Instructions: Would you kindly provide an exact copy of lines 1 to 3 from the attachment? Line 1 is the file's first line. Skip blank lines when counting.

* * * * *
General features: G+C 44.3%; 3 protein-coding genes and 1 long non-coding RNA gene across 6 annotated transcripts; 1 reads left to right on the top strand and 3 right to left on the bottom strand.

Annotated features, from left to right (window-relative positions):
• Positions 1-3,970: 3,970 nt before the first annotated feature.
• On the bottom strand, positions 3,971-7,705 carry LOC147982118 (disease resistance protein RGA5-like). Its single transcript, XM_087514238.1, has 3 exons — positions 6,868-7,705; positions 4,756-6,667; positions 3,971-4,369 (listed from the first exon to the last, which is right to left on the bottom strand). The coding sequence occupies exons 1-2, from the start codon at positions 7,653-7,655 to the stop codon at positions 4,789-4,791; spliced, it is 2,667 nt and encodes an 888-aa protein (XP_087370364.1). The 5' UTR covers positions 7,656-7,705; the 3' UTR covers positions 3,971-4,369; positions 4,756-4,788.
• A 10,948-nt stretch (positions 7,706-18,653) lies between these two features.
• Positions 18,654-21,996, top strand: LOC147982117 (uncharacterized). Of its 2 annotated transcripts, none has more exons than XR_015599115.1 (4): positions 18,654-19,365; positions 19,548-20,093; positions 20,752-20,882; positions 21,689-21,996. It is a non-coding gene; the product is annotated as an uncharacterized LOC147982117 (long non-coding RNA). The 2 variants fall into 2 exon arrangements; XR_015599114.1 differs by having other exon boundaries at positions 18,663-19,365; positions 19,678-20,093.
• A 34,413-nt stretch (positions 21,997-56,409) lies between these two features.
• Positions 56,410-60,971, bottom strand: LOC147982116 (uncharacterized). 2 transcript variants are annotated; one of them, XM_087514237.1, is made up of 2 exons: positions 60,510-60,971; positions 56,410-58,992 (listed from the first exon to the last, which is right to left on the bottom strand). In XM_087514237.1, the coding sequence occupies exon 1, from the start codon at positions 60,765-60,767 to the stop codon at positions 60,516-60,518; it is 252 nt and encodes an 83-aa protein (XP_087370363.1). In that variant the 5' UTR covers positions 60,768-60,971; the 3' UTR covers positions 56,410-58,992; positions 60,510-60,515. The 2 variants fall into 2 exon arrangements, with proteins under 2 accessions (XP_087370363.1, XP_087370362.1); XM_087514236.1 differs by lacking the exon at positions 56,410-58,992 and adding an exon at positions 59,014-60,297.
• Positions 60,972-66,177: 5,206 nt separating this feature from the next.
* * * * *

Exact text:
General features: G+C 44.3%; 3 protein-coding genes and 1 long non-coding RNA gene across 6 annotated transcripts; 1 reads left to right on the top strand and 3 right to left on the bottom strand.

Annotated features, from left to right (window-relative positions):
• Positions 1-3,970: 3,970 nt before the first annotated feature.